5 Standing Wave TAE l Fractional wavelength design Frequency determined by alternator, not duct length. Complex acoustic - LA matching l Combustor Initially wood burning High efficiency Low emissions Waste heat used for cooking l Hot Heat Exchanger (HHX) (1) 500 O C gas temperature l Stack Heats and cools gas packets Provides time lag at required frequency, eliminates displacer. l Ambient Heat Exchanger (AHX) (2) 80 O C gas temperature Ambient heat exchanger Water cooled, also used for cooking.

6 System losses = 0.8kW th Power flow (pre-optimisation) Heat to cooking Hob = 1.6kW th TAE heat input (HHX) = 2kW th Heat to Water (AHX) = 1.7kW th Acoustic power = 300W a Alternator Loss = 150W th Storage Battery loss = 50W th Electrical Output to devices = 100W e Laptop and light or TV, Radio and lights Charge mobile phones Combustion = 4.4kW th

7 Optimisation of the design A non-trivial, multi- variable problem

8 Optimisation: Cost l Paradox Smoke free stove Nepalese manufacture ~ £25 »Low labour costs »Excludes profit and transport Gas stove (LPG) in UK »£14.99 includes: »Local tax and transport »Profit (manufacturer and retailer) l Low material content is key Thin sections Strengthened by geometric shape l Leads to low weight design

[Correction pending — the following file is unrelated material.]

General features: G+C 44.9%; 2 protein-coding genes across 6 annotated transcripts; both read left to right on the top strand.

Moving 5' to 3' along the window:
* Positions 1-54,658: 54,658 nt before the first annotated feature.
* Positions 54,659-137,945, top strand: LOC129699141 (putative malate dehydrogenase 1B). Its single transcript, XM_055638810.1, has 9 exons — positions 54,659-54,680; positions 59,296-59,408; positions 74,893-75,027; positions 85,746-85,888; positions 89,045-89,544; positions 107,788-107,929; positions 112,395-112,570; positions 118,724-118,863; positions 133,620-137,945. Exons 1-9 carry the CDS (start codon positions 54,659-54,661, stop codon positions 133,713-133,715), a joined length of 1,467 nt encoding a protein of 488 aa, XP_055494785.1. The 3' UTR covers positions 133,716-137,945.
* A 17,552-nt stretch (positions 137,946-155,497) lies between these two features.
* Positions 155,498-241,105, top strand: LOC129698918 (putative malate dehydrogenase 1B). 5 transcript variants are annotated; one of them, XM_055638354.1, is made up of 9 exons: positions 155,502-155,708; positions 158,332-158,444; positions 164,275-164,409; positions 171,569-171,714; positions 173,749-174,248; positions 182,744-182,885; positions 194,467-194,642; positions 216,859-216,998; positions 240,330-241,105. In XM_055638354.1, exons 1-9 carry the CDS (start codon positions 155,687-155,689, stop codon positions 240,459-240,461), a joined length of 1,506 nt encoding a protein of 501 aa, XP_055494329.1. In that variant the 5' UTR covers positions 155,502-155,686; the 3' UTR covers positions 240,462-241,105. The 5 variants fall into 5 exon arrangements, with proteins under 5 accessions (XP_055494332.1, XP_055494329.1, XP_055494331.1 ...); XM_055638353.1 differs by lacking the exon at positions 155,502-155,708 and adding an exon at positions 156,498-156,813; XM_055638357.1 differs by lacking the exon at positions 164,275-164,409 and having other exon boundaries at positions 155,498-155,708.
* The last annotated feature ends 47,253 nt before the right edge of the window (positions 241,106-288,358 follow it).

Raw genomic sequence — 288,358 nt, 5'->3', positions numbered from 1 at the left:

9 Optimising the TA Geometry (Standing wave model) L xhxh xcxc x LcbLcb Hot termination Hot h.e. Stack L hb LhLh Cold h.e. Cold outlet Hot bounce Cold matching zone LcLc

10 Sensitivities in the TA model (for single set of base conditions) Pressure (at fixed drive ratio) Frequency Stack LengthStack Passage dia.

11 l Optimisation examples Increased frequency »Alternator efficiency »Thermo-acoustic efficiency Increased pressure »Mass of containment »Power output per volume TAE topology »Standing wave less complex, (Hence lighter for given efficiency) »Travelling wave more efficient (Hence less weight per Watt) Working gas »Air is cheapest »Helium allows higher frequency (hence lighter alternator and TAE) Optimisation: Cost Issues